There is then a steepish descent through scree which needed some care, followed by a fine walk over a wide grassy ridge, towards Stob Coire a Chairn (Peak of the Corrie of the Cairn). As we crossed this section, we could hear raptors crying to our right, but just out of sight. We were sure this was a Golden Eagle and a chick.
To our left we started to see through the clearing low cloud the magnificent valley formed by the horseshoe ring of the mountains we were walking on. We were also starting to see Ben Nevis appear out of the gloom.
We started the ascent of Stob Coire a Chairn and reached the summit of 981 metres after some light scrambling. By now the mist and low cloud had all but gone giving way to a sunny day and allowing us breath-taking views of the path in front of us, along the ridge which narrows to the dramatic, rocky arete of An Garbhanach (Rough Ridge) at 975 metres. Crossing this ridge is a fairly straightforward if somewhat exposed scramble. There is a path worn into the rocks just below you if you need respite from the elements, but it does have one or two points where you need to cling on as you round jutting boulders!
We now reach the final Munroe of the day An Geranach at 982 metres. We were now having spectacular views across Glen Nevis to the top of Ben Nevis, Aonach Mor and down towards Fort William. The descent, whilst steep in places, was not unduly difficult, aided by the amazing views of the woodland and falls of the River Steall. Eventually you arrive in the glen with the River Nevis in front of you, which you do need to cross.
This area reminded me very much of an Alpine scene – grassy valley floor, steep wooded sides and beautiful views leading away to the left and right. A good place to stop and rest after the excursions of the last hour or so’s descent. We arrived at a time when the water levels were low and the water was not in spate, so it would be possible to cross here. We watched several people do this, but be warned the water is freezing, the rocks slippery and the water still over ankle deep, so be prepared, or bear left and take a different approach to crossing the river.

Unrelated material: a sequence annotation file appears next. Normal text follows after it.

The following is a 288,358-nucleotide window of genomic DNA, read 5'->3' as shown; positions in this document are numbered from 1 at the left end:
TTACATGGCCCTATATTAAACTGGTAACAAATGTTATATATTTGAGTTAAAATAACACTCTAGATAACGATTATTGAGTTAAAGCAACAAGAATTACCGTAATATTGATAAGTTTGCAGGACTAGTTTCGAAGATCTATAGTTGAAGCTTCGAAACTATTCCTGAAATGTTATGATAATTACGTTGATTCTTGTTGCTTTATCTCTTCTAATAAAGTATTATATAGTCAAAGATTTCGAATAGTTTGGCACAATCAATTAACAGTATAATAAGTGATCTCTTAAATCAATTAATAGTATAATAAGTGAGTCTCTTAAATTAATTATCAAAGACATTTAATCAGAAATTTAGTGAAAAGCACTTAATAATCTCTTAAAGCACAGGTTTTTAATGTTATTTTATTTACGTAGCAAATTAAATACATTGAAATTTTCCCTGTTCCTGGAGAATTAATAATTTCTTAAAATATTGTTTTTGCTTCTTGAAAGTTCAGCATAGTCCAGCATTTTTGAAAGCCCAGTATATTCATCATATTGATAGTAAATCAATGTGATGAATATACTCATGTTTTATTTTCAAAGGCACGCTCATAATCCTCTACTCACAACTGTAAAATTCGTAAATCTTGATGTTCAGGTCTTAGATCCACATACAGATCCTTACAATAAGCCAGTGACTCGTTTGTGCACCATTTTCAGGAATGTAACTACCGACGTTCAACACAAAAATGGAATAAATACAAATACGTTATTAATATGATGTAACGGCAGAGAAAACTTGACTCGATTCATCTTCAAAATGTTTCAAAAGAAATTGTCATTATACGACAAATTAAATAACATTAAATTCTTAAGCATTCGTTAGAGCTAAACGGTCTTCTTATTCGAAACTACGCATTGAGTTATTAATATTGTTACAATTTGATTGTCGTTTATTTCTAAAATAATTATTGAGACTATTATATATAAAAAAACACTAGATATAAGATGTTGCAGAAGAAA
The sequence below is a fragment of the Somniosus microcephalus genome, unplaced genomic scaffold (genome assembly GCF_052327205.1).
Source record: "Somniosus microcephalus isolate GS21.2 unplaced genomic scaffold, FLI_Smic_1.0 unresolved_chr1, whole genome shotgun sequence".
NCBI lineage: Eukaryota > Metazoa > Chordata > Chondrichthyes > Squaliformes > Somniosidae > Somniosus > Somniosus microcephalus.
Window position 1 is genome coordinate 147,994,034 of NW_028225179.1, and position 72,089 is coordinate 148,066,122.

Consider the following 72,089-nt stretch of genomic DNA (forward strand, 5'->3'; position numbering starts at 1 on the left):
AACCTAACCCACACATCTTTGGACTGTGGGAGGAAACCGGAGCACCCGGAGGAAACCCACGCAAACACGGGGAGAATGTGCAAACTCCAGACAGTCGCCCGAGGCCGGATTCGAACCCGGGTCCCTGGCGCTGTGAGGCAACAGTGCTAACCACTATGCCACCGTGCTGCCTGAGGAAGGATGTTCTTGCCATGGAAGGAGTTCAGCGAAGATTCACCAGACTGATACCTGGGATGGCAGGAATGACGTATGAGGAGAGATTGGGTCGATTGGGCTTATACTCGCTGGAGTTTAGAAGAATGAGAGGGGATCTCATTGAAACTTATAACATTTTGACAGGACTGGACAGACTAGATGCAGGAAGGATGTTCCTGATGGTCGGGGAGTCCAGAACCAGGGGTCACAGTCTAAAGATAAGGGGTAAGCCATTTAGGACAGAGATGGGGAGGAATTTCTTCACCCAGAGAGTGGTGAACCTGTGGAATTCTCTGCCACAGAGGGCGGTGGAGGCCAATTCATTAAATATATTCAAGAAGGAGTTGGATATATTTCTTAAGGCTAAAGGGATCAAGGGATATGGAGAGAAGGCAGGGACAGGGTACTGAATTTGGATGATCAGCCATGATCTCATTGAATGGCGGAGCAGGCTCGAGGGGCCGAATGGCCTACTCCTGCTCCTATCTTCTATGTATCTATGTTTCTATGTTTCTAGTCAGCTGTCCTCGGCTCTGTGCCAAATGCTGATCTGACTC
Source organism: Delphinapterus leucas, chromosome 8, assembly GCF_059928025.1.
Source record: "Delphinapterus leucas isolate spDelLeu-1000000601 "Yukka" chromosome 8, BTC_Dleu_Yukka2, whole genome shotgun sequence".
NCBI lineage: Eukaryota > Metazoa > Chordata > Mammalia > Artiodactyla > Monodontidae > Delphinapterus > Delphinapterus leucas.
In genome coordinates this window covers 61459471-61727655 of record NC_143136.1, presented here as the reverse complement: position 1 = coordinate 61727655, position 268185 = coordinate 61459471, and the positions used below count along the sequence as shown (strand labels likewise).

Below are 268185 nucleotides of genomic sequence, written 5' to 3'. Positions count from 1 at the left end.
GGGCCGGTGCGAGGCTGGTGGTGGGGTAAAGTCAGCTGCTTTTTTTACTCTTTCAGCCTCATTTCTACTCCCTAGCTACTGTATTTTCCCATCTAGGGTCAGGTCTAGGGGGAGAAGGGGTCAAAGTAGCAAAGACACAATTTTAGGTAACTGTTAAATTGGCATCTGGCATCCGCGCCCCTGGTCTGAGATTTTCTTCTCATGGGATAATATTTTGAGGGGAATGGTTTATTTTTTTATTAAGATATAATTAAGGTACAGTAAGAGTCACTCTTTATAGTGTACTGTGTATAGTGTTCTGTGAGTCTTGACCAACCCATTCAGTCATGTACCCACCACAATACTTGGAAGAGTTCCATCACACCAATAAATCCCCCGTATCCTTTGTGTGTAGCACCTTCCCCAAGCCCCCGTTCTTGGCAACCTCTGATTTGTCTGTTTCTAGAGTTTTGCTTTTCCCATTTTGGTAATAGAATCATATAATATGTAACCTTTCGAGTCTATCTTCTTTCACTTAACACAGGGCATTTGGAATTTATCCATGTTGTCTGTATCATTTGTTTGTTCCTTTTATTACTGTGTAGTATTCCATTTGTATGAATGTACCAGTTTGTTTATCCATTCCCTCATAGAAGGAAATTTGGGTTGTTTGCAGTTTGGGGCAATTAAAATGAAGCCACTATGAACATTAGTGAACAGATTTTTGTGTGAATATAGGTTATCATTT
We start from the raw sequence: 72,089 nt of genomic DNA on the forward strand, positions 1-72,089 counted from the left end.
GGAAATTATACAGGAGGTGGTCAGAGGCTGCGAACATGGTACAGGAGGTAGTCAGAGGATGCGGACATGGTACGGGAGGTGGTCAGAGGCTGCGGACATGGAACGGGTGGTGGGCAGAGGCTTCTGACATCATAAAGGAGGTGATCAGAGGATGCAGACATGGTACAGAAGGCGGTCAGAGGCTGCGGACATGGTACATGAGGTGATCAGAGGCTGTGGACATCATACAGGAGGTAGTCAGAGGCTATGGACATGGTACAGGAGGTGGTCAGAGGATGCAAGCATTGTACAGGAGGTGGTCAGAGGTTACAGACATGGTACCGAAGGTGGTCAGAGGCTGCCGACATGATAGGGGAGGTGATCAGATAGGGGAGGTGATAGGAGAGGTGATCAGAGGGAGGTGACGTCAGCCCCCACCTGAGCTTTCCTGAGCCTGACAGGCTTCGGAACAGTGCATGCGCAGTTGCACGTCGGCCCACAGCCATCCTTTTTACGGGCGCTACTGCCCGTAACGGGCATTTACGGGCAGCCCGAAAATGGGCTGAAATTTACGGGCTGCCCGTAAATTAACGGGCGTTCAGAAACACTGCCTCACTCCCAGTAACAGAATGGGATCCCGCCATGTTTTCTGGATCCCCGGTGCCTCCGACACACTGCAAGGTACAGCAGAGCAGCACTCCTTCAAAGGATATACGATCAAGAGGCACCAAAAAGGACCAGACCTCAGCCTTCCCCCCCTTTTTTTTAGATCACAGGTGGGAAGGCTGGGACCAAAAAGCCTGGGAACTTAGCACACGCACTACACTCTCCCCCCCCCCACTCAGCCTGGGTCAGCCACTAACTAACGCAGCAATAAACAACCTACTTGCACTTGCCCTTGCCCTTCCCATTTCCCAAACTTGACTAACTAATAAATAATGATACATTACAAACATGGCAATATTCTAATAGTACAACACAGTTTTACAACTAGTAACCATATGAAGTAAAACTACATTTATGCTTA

As you walk down the glen with the river on your right you will come across the boulder strewn bottom of the Steall falls. These falls are reputedly the second highest in Scotland and standing at the foot gives a quite impressive view of the scale and force that the water can generate here. Some careful navigation of the boulders is required in order to cross. Apparently it is a little easier to cross further down and the Steall meets the Nevis. You then come across a steel cable bridge for the crossing of the River Nevis. It’s a little daunting at first, but once you are on the bridge you realise it is quite stable, not that high and you have some tremendous views up the valley.
As you continue on the path down the Glen you find yourself on a popular footpath to the Glen Nevis car park. On your left you start to sense and then see a fierce cascade of water. After a mile or so you come to the Glen Nevis car park. To get back to the car at Polldubh falls, continue on the tarmac road for a mile or so or cross the river and walk down through some pretty woods on the southside of the river.
So, all in all a successful walk -5 Munros crossed off the list, 6 if we could count Sgurr an lunhair, a stunning ridge walk and magnificent views.
Distance: 10 miles
Duration: 8 to 10 hours
Parking: Postcode PH33 6SY
Free parking at Glen Nevis Rd at the Polldubh falls